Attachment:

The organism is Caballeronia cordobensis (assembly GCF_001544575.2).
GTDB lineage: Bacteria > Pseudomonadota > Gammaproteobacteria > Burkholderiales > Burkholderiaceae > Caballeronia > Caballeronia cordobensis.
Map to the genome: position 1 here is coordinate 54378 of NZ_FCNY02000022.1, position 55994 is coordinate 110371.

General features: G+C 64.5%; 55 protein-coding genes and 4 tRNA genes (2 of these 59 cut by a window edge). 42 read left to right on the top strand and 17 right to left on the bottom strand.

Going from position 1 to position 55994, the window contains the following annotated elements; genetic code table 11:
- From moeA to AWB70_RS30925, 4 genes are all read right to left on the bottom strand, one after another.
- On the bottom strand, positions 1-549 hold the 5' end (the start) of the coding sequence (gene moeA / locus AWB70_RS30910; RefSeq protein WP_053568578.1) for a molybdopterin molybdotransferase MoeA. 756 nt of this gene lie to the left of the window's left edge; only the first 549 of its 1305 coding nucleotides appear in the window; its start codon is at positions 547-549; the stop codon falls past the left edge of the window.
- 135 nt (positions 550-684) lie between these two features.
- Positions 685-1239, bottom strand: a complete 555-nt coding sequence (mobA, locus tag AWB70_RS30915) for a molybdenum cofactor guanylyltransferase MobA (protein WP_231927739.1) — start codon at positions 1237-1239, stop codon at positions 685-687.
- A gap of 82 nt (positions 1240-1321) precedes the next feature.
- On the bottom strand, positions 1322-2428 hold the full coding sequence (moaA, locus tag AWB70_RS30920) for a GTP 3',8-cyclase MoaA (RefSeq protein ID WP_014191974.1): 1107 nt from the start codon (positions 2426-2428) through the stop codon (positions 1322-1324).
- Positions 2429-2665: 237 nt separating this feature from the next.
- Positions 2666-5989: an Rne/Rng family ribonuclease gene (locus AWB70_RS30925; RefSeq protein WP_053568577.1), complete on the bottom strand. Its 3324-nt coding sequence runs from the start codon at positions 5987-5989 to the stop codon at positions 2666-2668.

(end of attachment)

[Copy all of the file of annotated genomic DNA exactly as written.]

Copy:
The organism is Caballeronia cordobensis (assembly GCF_001544575.2).
GTDB lineage: Bacteria > Pseudomonadota > Gammaproteobacteria > Burkholderiales > Burkholderiaceae > Caballeronia > Caballeronia cordobensis.
Map to the genome: position 1 here is coordinate 54378 of NZ_FCNY02000022.1, position 55994 is coordinate 110371.

General features: G+C 64.5%; 55 protein-coding genes and 4 tRNA genes (2 of these 59 cut by a window edge). 42 read left to right on the top strand and 17 right to left on the bottom strand.

Going from position 1 to position 55994, the window contains the following annotated elements; genetic code table 11:
- From moeA to AWB70_RS30925, 4 genes are all read right to left on the bottom strand, one after another.
- On the bottom strand, positions 1-549 hold the 5' end (the start) of the coding sequence (gene moeA / locus AWB70_RS30910; RefSeq protein WP_053568578.1) for a molybdopterin molybdotransferase MoeA. 756 nt of this gene lie to the left of the window's left edge; only the first 549 of its 1305 coding nucleotides appear in the window; its start codon is at positions 547-549; the stop codon falls past the left edge of the window.
- 135 nt (positions 550-684) lie between these two features.
- Positions 685-1239, bottom strand: a complete 555-nt coding sequence (mobA, locus tag AWB70_RS30915) for a molybdenum cofactor guanylyltransferase MobA (protein WP_231927739.1) — start codon at positions 1237-1239, stop codon at positions 685-687.
- A gap of 82 nt (positions 1240-1321) precedes the next feature.
- On the bottom strand, positions 1322-2428 hold the full coding sequence (moaA, locus tag AWB70_RS30920) for a GTP 3',8-cyclase MoaA (RefSeq protein ID WP_014191974.1): 1107 nt from the start codon (positions 2426-2428) through the stop codon (positions 1322-1324).
- Positions 2429-2665: 237 nt separating this feature from the next.
- Positions 2666-5989: an Rne/Rng family ribonuclease gene (locus AWB70_RS30925; RefSeq protein WP_053568577.1), complete on the bottom strand. Its 3324-nt coding sequence runs from the start codon at positions 5987-5989 to the stop codon at positions 2666-2668.